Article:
T-cell infiltration of solid tumors is associated with improved prognosis and favorable responses to immunotherapy. Mechanisms that enable tumor infiltration of CD8+ T cells have not been defined, nor have drugs that assist this process been discovered. Here we address these issues with a focus on VE-cadherin, a major endothelial cell-specific junctional protein that controls vascular integrity. A decrease in VE-cadherin expression is associated with tumor pathology. We developed an oligonucleotide-based inhibitor (CD5-2), which disrupted the interaction of VE-cadherin with its regulator miR-27a, resulting in increased VE-cadherin expression. Administration of CD5-2 in tumor-bearing mice enhanced expression of VE-cadherin in tumor endothelium, activating TIE-2 and tight junction pathways and normalizing vessel structure and function. CD5-2 administration also enhanced tumor-specific T-cell infiltration and spatially redistributed CD8+ T cells within the tumor parenchyma. Finally, CD5-2 treatment enhanced the efficacy of anti-PD-1 blocking antibody. Our work establishes a role for VE-cadherin in T-cell infiltration in tumors and offers a preclinical proof of concept for CD5-2 as a therapeutic modifier of cancer immunotherapy via effects on the tumor vasculature.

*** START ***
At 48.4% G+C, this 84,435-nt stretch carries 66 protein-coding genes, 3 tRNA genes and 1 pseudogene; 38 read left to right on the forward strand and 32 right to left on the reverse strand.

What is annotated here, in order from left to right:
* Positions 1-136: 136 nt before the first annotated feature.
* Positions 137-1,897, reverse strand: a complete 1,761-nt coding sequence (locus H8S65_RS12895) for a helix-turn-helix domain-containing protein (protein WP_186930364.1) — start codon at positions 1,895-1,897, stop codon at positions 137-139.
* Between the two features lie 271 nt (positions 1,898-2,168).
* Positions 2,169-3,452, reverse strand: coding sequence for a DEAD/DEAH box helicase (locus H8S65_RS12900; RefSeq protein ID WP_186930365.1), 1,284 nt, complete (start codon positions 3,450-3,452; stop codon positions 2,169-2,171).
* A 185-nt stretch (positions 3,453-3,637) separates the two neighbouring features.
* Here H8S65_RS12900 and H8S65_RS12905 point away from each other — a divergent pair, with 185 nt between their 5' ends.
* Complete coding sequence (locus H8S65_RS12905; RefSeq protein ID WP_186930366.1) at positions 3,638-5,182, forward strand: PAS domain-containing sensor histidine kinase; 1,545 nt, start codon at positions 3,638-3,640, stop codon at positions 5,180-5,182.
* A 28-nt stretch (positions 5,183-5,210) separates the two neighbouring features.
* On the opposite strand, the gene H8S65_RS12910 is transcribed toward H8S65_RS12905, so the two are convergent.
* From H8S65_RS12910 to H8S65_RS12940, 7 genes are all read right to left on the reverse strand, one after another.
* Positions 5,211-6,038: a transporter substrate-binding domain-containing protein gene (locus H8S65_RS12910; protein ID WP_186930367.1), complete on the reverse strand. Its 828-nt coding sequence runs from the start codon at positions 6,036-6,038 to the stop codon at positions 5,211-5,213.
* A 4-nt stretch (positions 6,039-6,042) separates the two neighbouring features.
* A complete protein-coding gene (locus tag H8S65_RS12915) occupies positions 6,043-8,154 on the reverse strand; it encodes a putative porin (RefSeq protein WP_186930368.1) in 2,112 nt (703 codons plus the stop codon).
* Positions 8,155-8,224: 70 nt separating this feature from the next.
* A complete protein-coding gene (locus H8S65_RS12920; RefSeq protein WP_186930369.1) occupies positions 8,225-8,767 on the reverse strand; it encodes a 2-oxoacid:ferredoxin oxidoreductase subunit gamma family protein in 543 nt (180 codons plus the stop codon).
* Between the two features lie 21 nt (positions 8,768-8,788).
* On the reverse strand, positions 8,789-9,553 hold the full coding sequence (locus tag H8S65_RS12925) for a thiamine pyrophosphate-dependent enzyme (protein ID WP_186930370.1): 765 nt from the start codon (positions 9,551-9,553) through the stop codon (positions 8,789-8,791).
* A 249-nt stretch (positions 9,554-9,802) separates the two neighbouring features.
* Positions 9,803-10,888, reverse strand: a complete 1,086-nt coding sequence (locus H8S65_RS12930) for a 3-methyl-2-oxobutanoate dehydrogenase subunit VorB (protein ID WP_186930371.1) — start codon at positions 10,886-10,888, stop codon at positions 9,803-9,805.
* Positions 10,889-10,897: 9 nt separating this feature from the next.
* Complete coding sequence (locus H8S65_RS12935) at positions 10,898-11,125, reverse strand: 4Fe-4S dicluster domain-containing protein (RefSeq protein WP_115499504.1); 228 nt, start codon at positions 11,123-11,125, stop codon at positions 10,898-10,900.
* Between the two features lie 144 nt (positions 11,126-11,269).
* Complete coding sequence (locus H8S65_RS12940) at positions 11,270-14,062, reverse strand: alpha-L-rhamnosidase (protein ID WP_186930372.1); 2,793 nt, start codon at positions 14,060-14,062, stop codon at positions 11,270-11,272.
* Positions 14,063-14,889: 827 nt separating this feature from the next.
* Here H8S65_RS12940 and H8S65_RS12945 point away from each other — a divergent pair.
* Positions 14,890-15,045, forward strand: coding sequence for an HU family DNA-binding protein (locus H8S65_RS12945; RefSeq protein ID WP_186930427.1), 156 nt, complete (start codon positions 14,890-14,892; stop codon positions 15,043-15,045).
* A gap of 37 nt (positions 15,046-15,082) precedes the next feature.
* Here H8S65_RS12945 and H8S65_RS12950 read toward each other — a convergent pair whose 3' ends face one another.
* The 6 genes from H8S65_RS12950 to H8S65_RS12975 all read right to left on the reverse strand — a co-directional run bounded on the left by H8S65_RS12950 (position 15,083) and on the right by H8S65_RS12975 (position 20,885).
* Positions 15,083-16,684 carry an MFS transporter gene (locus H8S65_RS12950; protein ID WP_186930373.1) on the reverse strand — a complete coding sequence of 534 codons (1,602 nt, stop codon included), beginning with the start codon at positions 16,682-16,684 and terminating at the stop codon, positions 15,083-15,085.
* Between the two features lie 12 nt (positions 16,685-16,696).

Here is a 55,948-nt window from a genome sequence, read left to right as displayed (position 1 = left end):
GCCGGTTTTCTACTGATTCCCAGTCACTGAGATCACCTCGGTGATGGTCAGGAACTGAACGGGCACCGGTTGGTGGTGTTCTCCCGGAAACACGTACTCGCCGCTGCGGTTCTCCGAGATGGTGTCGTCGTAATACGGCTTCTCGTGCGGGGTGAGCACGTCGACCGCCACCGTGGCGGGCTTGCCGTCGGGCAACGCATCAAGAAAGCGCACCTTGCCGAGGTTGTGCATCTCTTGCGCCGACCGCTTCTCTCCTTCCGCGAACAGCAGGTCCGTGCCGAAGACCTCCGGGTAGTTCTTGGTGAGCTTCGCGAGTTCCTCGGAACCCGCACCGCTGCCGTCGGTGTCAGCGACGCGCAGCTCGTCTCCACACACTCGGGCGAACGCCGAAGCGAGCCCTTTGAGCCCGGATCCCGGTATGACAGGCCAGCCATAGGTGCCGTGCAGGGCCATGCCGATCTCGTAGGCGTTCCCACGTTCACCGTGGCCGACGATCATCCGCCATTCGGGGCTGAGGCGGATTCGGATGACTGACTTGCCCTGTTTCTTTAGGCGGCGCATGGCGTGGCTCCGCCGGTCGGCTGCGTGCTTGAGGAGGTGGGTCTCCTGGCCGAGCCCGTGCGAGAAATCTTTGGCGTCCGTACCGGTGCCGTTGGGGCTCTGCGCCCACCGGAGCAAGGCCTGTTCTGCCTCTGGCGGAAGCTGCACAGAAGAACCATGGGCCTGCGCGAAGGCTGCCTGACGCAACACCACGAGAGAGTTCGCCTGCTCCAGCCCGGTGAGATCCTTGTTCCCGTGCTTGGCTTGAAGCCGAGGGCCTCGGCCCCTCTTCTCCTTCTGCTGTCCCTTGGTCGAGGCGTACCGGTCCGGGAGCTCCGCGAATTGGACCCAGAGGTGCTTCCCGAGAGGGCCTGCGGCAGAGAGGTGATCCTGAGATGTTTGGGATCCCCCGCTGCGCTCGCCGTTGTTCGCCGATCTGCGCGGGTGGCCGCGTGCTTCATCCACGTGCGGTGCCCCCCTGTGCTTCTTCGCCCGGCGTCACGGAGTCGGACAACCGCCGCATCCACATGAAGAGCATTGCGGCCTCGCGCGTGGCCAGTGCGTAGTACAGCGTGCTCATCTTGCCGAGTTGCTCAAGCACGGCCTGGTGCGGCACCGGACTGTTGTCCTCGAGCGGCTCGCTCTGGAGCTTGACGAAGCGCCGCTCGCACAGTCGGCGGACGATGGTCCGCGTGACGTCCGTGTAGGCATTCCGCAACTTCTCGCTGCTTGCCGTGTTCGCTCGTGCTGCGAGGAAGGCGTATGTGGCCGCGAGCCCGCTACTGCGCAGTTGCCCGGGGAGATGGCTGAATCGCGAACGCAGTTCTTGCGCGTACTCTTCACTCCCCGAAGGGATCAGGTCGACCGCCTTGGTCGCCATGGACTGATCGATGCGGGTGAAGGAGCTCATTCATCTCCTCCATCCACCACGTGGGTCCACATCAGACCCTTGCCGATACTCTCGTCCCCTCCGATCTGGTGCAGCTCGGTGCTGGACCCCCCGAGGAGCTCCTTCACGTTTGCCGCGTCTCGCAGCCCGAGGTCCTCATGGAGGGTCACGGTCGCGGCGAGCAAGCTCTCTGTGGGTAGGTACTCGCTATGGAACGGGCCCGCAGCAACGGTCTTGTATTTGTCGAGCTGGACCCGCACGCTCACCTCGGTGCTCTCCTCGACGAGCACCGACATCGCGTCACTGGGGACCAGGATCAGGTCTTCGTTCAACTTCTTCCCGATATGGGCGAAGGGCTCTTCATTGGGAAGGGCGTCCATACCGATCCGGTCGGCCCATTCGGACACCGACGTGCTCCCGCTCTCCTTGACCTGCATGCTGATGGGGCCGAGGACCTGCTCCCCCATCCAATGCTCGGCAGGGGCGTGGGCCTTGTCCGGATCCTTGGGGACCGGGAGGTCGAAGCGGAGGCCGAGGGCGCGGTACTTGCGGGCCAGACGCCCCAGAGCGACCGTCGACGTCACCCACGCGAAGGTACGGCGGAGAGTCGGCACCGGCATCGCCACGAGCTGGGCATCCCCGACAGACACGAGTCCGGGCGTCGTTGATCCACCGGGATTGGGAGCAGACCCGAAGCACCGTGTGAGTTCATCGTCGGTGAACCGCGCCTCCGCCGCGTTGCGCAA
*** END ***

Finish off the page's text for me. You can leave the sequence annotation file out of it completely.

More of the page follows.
Bibliographical noteA correction exists for this article and has been included in the current online and pdf versions.
- Colonic Neoplasms/blood supply
- Endothelium, Vascular/immunology
- Human Umbilical Vein Endothelial Cells
- Melanoma, Experimental/blood supply
- Molecular Targeted Therapy